Online gaming operator LeoVegas has been fined £627,000 by the United Kingdom Gambling Commission (UKGC), for advertising and self-exclusion failures.
After having been found to have had a number of misleading ads, as well as multiple counts of mistreatment regarding the handling of customers at the end of their self-exclusion period, a penalty package was handed down consisting of:
- A total payment in lieu of a financial penalty of £600,000, which the Commission would otherwise impose for breaches of a licence condition in accordance with its Statement of principles for determining financial penalties.
- Divestment of all funds held in self-excluded accounts, either directly to the player where possible or by way of payment of c.€16,500 (approx.£14,429) to charities for socially responsible causes.
- Payment of £13,000 towards the Commission’s investigative costs.
Investigations into the LeoVegas marketing functions found 41 website advertisements, made directly or by their affiliates, failed to include significant offer limitations, or didn’t present them prominently enough.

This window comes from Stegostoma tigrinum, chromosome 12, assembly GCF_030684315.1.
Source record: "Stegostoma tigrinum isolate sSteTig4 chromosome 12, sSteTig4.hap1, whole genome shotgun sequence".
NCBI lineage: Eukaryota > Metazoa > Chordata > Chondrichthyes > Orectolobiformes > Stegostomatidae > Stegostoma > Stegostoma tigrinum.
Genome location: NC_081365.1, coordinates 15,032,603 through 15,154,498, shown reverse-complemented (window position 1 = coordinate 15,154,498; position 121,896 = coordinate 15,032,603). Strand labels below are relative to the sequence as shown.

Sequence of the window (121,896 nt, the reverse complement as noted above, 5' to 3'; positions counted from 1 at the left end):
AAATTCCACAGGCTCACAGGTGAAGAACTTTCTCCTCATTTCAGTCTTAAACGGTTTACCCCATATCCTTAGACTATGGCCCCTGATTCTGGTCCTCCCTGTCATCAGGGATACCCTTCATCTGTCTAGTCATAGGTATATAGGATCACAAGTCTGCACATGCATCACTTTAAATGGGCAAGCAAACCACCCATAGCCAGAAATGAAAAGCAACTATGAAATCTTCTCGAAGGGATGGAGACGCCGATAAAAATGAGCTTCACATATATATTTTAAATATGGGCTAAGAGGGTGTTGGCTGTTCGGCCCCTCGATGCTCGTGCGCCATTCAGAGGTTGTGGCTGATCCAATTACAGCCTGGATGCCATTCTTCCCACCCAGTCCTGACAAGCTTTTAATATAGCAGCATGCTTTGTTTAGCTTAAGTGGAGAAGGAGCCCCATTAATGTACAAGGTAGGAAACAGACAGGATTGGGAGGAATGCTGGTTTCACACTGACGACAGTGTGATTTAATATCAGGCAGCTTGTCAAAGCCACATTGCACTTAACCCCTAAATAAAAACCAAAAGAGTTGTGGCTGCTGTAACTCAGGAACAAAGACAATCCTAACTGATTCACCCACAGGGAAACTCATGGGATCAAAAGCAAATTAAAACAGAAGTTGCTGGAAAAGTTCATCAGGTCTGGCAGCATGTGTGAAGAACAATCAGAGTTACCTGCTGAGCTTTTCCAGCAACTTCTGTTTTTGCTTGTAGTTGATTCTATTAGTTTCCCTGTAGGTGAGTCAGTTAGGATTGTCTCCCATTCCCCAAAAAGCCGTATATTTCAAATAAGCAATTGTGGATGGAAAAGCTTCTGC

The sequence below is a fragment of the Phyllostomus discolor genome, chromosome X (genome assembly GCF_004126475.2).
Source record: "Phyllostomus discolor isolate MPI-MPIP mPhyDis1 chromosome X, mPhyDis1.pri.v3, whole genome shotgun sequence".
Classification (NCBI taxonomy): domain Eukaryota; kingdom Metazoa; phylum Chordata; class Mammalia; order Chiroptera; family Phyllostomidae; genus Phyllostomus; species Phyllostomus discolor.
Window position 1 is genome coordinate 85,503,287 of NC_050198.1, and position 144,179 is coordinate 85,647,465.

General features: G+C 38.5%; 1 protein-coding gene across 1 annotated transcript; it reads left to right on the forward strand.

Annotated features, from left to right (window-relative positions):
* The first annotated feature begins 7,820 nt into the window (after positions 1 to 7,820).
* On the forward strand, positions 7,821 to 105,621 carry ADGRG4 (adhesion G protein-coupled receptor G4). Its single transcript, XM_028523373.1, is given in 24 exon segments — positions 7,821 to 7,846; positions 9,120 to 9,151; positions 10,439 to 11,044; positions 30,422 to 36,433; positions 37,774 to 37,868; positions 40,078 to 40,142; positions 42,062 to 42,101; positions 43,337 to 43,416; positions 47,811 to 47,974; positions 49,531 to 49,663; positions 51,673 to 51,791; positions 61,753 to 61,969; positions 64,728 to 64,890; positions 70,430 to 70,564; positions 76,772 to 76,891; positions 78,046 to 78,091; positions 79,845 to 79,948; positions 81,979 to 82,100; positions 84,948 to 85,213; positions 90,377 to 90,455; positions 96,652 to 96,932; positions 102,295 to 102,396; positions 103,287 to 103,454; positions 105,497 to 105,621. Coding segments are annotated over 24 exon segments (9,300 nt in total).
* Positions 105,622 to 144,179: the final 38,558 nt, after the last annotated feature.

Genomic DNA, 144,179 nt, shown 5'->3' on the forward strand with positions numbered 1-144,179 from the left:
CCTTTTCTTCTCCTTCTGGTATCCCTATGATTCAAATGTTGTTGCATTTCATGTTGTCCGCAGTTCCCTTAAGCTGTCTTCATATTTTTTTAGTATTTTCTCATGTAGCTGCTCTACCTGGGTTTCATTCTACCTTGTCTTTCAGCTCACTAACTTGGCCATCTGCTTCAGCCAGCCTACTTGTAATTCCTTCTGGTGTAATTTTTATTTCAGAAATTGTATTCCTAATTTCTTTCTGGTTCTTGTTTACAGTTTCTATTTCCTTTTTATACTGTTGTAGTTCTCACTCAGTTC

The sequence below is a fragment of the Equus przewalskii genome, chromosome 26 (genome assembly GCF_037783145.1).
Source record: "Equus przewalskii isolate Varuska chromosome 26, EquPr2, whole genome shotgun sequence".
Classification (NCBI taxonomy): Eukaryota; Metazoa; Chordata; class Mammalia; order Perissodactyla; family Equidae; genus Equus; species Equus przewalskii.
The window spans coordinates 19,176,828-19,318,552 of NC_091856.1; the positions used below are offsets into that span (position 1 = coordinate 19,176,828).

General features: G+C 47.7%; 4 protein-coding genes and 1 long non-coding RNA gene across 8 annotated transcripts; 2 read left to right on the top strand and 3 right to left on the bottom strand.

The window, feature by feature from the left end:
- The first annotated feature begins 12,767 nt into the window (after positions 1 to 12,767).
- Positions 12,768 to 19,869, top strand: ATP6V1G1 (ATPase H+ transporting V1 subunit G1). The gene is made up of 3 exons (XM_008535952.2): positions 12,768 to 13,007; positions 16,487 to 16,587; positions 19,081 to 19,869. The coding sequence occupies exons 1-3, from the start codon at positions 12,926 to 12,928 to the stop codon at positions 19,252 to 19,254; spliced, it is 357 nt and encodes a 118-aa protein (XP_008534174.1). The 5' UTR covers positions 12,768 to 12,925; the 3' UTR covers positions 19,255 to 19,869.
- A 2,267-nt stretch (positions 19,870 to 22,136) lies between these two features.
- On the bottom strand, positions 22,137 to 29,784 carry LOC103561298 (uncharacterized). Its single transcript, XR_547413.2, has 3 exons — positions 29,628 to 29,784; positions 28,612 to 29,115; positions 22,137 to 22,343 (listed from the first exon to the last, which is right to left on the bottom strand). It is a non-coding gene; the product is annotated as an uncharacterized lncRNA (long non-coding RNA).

Whilst regarding is self-exclusion scheme the UKGC found that 11,205 self-excluded customers didn’t have account funds returned upon closure, and 1,894 consumers who had reached the end of their self-exclusion period received marketing material without first agreeing to it.
Furthermore, 413 customers, who had also reached the end of their self-exclusion periods, were able to access their account/s and gamble, despite taking no positive steps to do so.
Acknowledging its breaches on both counts, LeoVegas outlined a series of improvements and changes to its marketing processes, including specialist recruitment, a significant training drive, a review and revision of all policies and procedures and improving sign-off and affiliate processes.
In addition a return of funds to players, where possible, was outlined, with €16,500 (approx £14,429) in outstanding balances identified, with divestment of a similar amount to charities for socially responsible causes, should it not be possible to be made directly.
Neil McArthur, Chief Executive of the Gambling Commission, said: “The outcome of this case should leave no one in any doubt that we will be tough with licence holders who mislead consumers or fail to meet the standards we set in our licence conditions and codes of practice.
“We want operators to learn the lessons from our investigations and use those lessons to raise standards.”